Article #2 of 50: I have made it a goal of mine to share at least 50 research articles with you to review in 2012. (Ok, not quite yet 2012. But work with me here.) These articles will be shared with no opinion of mine, just purely the information provided in the research and where to go to read more about the topic. This weekly challenge will feature many different aspects of the field: strength, conditioning, nutrition, psychology, etc. If you would like to submit research articles to be included in this segment, please email me a PDF version of the peer reviewed journal article.

LOEHR, J. A., S. M. C. LEE, K. L. ENGLISH, J. SIBONGA, S. M. SMITH, B. A. SPIERING, and R. D. HAGAN. Musculoskeletal Adaptations to Training with the Advanced Resistive Exercise Device. Med. Sc. Sports Exere., Vol. 43, No. 1, pp. 146-156, 2011.

Resistance exercise has been used as a means to prevent the musculoskeletal losses associated with spaceflight. Therefore, the National Aeronautics and Space Administration designed the Advanced Resistive Exercise Device (ARED) to replace the initial device flown on the International Space Station. The ARED uses vacuum cylinders and inertial flywheels to simulate, in the absence of gravity, the constant mass and inertia, respectively, of free weight (FW) exercise.

Purpose: To compare the musculoskeletal effects of resistance exercise training using the ARED with the effects of training with FW.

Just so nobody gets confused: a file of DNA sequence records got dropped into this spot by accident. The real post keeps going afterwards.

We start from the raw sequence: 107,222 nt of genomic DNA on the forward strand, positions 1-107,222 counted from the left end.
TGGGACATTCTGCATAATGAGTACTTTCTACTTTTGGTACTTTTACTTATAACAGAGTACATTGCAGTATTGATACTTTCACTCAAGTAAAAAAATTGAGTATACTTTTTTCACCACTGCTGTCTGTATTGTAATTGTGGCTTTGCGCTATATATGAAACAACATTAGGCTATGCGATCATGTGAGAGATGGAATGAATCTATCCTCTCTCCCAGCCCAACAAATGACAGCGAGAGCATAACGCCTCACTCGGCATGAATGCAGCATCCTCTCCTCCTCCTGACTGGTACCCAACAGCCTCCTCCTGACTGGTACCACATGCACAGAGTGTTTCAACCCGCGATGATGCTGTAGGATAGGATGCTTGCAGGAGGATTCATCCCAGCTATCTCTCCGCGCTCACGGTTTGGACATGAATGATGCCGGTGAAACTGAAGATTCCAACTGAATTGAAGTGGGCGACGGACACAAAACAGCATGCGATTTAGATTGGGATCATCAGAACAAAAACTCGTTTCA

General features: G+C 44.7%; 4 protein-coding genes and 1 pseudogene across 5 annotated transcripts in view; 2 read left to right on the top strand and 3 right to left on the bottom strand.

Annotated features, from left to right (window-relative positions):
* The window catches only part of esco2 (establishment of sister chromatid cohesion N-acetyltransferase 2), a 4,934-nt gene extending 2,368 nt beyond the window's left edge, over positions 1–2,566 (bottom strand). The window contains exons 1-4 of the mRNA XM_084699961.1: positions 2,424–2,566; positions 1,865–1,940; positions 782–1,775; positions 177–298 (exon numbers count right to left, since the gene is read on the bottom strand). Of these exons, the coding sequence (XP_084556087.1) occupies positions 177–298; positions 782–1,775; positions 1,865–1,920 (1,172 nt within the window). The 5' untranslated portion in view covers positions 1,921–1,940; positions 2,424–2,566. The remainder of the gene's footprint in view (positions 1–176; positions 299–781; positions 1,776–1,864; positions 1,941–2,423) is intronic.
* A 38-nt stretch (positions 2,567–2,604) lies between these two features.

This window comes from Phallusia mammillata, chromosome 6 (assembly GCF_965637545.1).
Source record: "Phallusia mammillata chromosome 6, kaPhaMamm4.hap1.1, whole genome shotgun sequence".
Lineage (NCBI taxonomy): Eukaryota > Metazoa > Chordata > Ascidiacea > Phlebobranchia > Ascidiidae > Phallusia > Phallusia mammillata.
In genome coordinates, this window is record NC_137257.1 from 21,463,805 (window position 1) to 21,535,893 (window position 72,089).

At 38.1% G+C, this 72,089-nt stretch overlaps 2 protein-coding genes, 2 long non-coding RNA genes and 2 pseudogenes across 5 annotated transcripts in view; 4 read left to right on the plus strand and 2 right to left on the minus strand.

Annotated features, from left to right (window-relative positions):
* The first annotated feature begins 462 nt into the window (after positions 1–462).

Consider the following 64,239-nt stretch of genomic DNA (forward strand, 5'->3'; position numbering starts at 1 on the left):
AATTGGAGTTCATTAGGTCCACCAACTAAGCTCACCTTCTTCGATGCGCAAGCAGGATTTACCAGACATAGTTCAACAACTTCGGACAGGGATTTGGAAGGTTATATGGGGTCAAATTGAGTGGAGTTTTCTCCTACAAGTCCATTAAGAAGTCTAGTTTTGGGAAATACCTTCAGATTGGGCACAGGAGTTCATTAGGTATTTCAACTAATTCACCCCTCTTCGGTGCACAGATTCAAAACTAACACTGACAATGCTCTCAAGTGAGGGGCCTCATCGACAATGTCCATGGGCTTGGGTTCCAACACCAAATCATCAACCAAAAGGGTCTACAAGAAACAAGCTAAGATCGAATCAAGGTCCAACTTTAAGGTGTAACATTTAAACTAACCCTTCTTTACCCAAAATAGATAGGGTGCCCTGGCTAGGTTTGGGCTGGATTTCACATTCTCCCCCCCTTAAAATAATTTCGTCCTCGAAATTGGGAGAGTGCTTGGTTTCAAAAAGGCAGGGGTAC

Methods: Previously untrained, ambulatory subjects exercised using one of two modalities: FW (6 men and 3 women) or ARED (8 men and 3 women). Subjects performed squat, heel raise, and dead lift exercises 3 d’wk-1 for 16 wk. Squat, heel raise, and dead lift strength (one-repetition maximum; using FW and ARED), bone mineral density (via dual-energy x-ray absorptiometry), and vertical jump were assessed before, during, and after training. Muscle mass (via magnetic resonance imaging) and bone morphology (via quantitative computed tomography) were measured before and after training. Bone biomarkers and circulating hormones were measured before training and after 4, 8, and 16 wk.

Results: Muscle strength, muscle volume, vertical jump height, and lumbar spine bone mineral density (via dual-energy x-ray absorptiometry and quantitative computed tomography) significantly increased (P < 0.05) in both groups. There were no significant differences between groups in any of the dependent variables at any time.

Conclusions: After 16 wk of training, ARED exercise resulted in musculoskeletal effects that were not significantly different from the effects of training with FW. Because FW training mitigates bed rest-induced deconditioning, the ARED may be an effective countermeasure for spaceflight-induced deconditioning and should be validated during spaceflight.

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